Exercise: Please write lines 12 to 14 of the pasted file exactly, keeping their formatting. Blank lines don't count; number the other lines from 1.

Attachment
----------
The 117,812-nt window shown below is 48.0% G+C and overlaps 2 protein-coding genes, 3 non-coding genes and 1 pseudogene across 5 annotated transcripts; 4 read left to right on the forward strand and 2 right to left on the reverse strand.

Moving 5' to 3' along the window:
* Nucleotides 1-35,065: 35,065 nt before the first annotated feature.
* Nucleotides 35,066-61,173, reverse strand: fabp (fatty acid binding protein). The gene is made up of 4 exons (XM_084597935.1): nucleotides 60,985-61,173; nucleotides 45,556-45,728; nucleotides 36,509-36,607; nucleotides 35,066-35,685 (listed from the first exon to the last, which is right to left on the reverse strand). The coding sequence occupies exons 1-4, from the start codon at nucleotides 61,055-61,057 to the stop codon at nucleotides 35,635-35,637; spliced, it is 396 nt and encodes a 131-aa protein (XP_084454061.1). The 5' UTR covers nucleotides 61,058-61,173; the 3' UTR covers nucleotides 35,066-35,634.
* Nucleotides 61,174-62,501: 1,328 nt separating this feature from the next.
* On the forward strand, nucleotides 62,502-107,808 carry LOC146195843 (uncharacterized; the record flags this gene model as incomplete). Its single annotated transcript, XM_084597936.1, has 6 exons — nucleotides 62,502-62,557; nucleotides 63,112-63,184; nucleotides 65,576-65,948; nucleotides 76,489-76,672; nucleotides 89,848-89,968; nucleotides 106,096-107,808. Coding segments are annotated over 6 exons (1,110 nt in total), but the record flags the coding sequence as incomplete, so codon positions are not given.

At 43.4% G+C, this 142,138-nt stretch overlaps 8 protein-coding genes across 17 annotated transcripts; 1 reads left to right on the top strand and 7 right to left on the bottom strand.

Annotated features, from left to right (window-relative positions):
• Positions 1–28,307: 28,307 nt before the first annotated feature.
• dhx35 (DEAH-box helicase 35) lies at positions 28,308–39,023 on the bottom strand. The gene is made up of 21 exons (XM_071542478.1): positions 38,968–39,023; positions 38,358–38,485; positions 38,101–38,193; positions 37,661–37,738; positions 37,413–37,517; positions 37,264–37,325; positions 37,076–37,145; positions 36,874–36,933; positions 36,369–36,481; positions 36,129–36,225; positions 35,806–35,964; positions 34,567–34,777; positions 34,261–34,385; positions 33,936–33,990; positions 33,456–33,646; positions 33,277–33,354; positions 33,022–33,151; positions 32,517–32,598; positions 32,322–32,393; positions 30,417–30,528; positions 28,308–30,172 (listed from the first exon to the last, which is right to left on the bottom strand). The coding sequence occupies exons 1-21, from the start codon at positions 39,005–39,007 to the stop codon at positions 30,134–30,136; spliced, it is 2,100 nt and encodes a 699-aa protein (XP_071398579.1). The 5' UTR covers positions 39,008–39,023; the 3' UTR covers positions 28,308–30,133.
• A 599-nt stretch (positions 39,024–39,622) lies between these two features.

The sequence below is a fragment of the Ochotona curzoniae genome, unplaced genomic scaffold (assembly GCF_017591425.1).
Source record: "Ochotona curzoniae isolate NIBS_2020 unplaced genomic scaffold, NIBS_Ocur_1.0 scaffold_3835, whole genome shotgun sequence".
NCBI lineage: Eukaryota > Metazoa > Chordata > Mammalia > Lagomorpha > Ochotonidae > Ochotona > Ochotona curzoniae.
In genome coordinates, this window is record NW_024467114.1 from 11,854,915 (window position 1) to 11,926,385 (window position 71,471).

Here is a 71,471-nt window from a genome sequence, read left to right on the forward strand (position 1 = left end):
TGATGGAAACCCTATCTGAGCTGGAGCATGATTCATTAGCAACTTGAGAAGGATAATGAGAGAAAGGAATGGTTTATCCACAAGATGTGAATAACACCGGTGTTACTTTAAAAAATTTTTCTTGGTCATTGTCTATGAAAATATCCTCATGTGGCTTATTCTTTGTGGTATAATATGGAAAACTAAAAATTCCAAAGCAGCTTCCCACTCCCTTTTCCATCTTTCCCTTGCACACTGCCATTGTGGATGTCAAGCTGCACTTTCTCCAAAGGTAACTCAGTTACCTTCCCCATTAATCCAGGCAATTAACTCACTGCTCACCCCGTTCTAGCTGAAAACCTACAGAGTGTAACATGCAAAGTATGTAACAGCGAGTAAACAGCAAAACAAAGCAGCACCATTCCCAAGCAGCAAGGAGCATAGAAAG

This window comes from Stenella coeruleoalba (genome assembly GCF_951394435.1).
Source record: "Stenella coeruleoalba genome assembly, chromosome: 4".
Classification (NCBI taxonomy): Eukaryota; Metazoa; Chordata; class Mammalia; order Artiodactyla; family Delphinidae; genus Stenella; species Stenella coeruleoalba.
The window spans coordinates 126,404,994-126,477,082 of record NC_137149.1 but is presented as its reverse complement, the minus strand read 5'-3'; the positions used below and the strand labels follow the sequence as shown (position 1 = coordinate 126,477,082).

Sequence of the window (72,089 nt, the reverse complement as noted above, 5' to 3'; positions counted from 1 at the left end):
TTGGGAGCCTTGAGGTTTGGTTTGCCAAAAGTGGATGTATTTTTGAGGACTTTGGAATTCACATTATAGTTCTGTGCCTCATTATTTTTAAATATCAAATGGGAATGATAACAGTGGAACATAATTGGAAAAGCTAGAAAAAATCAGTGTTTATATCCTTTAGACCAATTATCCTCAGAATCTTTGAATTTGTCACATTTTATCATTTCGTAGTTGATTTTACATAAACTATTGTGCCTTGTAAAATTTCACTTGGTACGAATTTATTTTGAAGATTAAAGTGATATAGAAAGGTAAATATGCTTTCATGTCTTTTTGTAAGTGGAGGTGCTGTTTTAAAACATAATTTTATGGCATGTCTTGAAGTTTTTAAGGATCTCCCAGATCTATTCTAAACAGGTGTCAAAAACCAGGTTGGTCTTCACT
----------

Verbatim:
The sequence below is a fragment of the Ochotona curzoniae genome, unplaced genomic scaffold (assembly GCF_017591425.1).
Source record: "Ochotona curzoniae isolate NIBS_2020 unplaced genomic scaffold, NIBS_Ocur_1.0 scaffold_3835, whole genome shotgun sequence".
NCBI lineage: Eukaryota > Metazoa > Chordata > Mammalia > Lagomorpha > Ochotonidae > Ochotona > Ochotona curzoniae.